I mentioned that the regular expressions can be parsed using a state machine. In most compiler texts, and indeed in most compilers as well, you will find this taken literally. There is typically a real implementation of the state machine, with integers used to define the current state, and a table of actions to take for each combination of current state and input character. If you write a compiler front end using the popular Unix tools LEX and YACC, that's what you'll get. The output of LEX is a state machine implemented in C, plus a table of actions corresponding to the input grammar given to LEX. The YACC output is similar … a canned table-driven parser, plus the table corresponding to the language syntax.
That is not the only choice, though. In our previous installments, you have seen over and over that it is possible to implement parsers without dealing specifically with tables, stacks, or state variables. In fact, in Chapter 5, Control Constructs I warned you that if you find yourself needing these things you might be doing something wrong, and not taking advantage of the power of Pascal. There are basically two ways to define a state machine's state: explicitly, with a state number or code, and implicitly, simply by virtue of the fact that I'm at a certain place in the code (if it's Tuesday, this must be Belgium). We've relied heavily on the implicit approaches before, and I think you'll find that they work well here, too.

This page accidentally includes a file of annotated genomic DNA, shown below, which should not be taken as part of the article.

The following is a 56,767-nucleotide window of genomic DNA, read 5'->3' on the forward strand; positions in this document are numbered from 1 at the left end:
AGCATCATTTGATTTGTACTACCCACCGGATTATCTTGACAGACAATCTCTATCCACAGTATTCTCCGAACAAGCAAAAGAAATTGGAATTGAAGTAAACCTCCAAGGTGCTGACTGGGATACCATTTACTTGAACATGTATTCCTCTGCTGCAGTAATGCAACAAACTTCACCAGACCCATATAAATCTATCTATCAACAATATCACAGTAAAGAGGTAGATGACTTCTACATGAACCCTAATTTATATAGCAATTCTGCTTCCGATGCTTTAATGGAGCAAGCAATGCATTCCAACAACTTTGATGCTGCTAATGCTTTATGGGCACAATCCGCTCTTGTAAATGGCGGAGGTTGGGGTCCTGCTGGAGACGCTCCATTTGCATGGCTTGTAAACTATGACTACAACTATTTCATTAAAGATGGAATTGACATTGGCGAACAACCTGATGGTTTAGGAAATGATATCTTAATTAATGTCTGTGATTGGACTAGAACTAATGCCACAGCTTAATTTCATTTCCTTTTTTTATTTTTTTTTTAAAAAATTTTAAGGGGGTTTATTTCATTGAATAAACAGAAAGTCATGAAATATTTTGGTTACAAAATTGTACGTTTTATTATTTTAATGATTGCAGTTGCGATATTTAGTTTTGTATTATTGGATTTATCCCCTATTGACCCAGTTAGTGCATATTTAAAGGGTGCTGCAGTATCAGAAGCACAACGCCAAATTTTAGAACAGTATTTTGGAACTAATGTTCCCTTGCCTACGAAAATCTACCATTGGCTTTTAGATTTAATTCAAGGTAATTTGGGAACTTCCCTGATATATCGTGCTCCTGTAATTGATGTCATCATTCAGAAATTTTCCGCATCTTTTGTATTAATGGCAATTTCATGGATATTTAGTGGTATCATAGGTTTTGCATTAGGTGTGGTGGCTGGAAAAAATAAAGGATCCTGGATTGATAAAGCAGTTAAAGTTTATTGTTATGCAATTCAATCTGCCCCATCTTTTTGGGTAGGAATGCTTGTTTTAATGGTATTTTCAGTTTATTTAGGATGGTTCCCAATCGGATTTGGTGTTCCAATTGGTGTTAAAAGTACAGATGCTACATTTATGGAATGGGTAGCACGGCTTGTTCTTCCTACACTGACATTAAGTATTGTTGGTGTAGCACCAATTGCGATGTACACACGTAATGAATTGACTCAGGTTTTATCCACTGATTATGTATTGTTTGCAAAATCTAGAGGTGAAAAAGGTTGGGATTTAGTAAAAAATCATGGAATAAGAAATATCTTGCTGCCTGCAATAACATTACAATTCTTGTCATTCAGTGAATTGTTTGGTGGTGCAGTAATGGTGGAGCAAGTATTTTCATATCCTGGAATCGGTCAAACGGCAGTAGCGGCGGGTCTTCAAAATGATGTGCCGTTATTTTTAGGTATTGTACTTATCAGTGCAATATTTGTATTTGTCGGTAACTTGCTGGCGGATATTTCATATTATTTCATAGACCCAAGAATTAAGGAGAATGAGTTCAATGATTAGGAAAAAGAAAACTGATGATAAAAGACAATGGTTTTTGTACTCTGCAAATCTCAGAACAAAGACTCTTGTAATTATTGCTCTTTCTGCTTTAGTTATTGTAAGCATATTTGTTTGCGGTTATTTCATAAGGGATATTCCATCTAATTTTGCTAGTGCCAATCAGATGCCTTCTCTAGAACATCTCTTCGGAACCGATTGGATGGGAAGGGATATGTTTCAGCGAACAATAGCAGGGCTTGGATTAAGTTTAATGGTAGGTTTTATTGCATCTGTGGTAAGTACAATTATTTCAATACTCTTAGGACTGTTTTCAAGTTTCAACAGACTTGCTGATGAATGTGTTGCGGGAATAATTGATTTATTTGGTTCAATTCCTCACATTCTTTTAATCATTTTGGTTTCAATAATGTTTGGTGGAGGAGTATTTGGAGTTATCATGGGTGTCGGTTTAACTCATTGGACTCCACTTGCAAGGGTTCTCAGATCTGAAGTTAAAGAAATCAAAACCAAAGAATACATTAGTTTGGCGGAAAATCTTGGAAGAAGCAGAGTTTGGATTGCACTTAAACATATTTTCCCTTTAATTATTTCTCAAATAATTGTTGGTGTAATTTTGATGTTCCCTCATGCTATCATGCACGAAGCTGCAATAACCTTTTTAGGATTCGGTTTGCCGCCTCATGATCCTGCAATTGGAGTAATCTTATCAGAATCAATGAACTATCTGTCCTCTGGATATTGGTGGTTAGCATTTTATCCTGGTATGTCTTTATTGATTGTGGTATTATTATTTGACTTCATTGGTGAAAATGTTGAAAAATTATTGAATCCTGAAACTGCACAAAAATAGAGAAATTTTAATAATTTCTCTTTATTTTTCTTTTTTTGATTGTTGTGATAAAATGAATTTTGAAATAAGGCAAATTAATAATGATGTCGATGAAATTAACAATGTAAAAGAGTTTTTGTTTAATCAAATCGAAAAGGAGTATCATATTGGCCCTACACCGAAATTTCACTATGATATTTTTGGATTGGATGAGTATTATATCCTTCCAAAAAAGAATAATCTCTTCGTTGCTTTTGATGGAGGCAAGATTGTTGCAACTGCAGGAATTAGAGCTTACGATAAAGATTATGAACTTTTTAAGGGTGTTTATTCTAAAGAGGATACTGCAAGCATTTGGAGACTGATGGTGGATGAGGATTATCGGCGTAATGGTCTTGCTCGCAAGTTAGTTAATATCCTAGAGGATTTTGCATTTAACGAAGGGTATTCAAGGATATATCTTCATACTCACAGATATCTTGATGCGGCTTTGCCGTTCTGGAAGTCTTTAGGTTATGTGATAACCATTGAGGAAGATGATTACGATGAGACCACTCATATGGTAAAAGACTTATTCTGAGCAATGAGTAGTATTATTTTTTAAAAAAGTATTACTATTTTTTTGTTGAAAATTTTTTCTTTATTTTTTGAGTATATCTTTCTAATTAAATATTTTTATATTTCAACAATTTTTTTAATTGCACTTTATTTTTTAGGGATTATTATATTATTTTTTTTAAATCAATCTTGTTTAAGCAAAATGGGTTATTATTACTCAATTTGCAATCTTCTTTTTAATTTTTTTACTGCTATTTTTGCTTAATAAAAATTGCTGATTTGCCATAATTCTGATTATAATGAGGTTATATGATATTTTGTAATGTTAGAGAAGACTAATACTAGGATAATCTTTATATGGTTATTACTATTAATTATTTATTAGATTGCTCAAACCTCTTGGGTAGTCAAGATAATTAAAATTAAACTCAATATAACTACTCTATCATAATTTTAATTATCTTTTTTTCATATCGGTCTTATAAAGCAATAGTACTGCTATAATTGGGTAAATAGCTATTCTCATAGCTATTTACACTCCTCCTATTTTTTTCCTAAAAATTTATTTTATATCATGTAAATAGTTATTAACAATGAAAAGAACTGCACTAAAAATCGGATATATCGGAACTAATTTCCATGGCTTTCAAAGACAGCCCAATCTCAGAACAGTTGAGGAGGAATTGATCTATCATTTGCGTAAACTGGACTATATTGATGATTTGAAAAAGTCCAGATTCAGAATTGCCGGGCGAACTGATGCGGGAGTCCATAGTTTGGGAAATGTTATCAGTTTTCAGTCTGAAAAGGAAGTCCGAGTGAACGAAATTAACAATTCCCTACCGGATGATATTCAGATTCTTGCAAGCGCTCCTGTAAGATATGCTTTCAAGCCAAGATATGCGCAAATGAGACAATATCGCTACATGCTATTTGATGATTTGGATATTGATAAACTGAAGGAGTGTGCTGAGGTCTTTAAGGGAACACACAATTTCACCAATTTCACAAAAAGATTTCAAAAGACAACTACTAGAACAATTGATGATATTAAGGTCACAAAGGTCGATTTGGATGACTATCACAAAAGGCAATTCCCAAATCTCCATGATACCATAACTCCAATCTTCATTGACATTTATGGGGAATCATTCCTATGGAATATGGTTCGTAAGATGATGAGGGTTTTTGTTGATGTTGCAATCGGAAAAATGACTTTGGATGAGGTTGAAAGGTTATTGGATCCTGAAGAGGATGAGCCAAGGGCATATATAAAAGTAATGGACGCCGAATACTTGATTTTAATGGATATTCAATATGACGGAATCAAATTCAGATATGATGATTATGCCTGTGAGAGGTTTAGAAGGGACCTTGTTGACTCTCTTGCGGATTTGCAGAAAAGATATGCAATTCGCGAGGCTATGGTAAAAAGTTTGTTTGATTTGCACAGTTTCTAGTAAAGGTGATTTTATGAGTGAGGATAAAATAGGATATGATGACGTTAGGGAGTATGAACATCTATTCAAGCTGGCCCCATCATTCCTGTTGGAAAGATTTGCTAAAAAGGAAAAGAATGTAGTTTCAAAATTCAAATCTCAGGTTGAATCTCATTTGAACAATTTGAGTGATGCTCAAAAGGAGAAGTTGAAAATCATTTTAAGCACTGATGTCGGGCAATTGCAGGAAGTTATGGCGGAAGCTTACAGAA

In practice, it may not even be necessary to have a well-defined lexical scanner. This isn't our first experience at dealing with multi-character tokens. In Chapter 3, More Expressions, we extended our parser to provide for them, and we didn't even need a lexical scanner. That was because in that narrow context, we could always tell, just by looking at the single lookahead character, whether we were dealing with a number, a variable, or an operator. In effect, we built a distributed lexical scanner, using procedures GetName and GetNum.
With keywords present, we can't know anymore what we're dealing with, until the entire token is read. This leads us to a more localized scanner; although, as you will see, the idea of a distributed scanner still has its merits.